The mass weekend arrests by Saudi Arabia could be due to both the stated purpose of cracking down on corruption and a power grab by the kingdom’s young, reform-minded crown prince who may soon take the throne, said Robert Jordan, former U.S. ambassador to the kingdom.
On Saturday, 11 princes, including well-known billionaire investor Alwaleed bin Talal, and four ministers, including the one in charge of the National Guard, were arrested, according to various reports, along with a number of former ministers.
MDC says, Saudi Arabia’s arrest of Prince Alwaleed ‘would be like arresting Warren Buffett, Jeff Bezos, or Bill Gates’ in the United States. Alwaleed’s Kingdom Holding has major stakes in Fox, Time Warner, Citigroup, Twitter, Apple, Motorola and many other well-known companies, as well as several satellite television networks that are prominent in the Arab world.
We would also like to add that our Duffus POTUS commented in tweets Monday evening, President Trump appeared to endorse Saudi Arabian King Salman’sto remove a prince who headed the National Guard and create a new “anti-corruption” committee on Saturday.
“I have great confidence in King Salman and the Crown Prince of Saudi Arabia, they know exactly what they are doing….” the president tweeted.
He completed the statement with a second tweet.
“….Some of those they are harshly treating have been ‘milking’ their country for years!” he wrote. MDC would like to add, Trump acts like a dictator and basically endorsed a dictator’s executive decision move.
The arrests happened hours after King Salman created an anti-corruption committee chaired by his 32-year-old son, Crown Prince Mohammad Bin Salman. MBS, as the crown prince is known, could become king later this year or in early 2018 when his 81-year-old father abdicates the throne.
At 11pm on Saturday, guests at the Ritz-Carlton hotel in Riyadh got a rude awakening. Businesspeople and consultants who were staying in one of Riyadh’s most opulent digs, along with diners and visitors, were all told to assemble in the lobby with their bags. No one knew why.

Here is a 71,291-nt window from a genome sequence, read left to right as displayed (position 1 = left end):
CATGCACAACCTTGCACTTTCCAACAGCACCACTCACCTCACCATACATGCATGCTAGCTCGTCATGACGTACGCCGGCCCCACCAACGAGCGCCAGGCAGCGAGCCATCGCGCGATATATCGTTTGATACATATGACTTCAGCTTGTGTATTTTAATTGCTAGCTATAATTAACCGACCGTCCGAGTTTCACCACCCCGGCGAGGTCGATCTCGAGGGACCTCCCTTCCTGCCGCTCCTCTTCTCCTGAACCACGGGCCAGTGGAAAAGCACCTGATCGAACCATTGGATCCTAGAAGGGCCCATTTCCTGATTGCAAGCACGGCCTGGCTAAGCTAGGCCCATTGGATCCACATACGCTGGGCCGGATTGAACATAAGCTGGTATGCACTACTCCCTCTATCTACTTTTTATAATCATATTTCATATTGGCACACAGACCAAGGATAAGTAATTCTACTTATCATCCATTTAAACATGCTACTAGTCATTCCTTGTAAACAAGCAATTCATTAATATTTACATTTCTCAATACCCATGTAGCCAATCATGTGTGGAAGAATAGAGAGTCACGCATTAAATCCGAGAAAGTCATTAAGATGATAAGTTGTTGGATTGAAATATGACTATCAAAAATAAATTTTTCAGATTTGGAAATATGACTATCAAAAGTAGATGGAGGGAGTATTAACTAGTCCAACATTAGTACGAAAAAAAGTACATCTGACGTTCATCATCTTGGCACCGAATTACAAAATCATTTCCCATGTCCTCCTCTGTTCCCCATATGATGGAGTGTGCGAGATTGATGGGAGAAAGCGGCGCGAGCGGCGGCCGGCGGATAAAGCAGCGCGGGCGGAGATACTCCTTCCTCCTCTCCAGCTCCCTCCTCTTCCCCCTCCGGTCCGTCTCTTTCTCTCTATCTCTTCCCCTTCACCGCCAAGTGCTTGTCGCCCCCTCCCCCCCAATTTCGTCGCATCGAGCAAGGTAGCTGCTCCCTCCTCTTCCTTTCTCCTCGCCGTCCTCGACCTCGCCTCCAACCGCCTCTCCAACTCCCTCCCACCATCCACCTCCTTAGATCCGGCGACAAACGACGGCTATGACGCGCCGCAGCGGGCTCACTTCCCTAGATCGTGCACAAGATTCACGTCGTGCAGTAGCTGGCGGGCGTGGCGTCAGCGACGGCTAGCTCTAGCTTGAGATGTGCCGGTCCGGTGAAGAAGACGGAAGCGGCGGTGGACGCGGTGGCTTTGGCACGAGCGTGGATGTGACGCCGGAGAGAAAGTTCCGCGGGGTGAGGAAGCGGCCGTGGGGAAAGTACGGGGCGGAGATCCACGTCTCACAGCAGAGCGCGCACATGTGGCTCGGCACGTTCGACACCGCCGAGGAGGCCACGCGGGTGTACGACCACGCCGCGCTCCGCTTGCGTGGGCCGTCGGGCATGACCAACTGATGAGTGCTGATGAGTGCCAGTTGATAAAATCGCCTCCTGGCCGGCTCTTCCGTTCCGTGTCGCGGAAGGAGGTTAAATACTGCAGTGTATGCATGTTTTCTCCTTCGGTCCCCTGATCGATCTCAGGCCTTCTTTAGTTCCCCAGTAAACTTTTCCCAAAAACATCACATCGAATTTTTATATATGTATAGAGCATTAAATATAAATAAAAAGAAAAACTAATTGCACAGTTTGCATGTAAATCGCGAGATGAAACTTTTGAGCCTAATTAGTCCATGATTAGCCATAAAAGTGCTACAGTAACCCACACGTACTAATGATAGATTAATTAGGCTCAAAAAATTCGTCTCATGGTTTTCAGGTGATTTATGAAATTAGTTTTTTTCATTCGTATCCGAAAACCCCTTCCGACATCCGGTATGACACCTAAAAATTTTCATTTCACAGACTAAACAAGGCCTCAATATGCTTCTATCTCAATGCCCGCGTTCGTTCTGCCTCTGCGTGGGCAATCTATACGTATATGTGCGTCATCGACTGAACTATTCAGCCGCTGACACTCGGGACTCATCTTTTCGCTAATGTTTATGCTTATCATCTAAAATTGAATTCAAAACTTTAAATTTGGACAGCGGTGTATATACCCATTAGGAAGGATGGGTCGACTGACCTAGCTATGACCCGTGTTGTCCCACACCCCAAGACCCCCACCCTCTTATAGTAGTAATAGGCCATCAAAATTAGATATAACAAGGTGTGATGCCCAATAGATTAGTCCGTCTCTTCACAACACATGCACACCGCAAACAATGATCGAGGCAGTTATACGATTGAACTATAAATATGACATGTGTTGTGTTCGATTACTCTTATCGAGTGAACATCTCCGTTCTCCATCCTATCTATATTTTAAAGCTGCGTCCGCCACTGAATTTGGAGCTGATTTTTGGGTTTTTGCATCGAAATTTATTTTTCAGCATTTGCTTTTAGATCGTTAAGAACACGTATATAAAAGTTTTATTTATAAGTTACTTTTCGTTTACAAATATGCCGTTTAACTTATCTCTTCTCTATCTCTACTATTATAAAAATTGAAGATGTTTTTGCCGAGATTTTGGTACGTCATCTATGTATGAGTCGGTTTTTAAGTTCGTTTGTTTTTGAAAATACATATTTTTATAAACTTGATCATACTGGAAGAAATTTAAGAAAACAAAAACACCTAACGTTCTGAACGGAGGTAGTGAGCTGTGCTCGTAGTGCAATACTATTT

As guests made their way to buses to be taken to other hotels in the Saudi capital, senior officials were making plans for new arrivals who weren’t prepared for a night away from home, let alone a spell in a five-star hotel. They were soon to become the highest-profile prisoners in the modern kingdom’s history. And the most pampered.
From midnight, buses arrived in the sprawling complex disgorging princes, business leaders, other royals, their guards and their captors. The arrivals marked the start of an extraordinary episode that exposed the kingdom’s elite to rare public scrutiny and showed that, even when accused of high crime, the powerful maintain privileges.
By dawn on Sunday, more than 30 of Saudi Arabia’s most senior figures, among them blood relatives of senior rulers, were locked inside the hotel, accused of corruption. Their ignominious arrests were the talk of the country, and so too was the fact that they were far from a prison cell, where most citizens facing similar charges could expect to find themselves.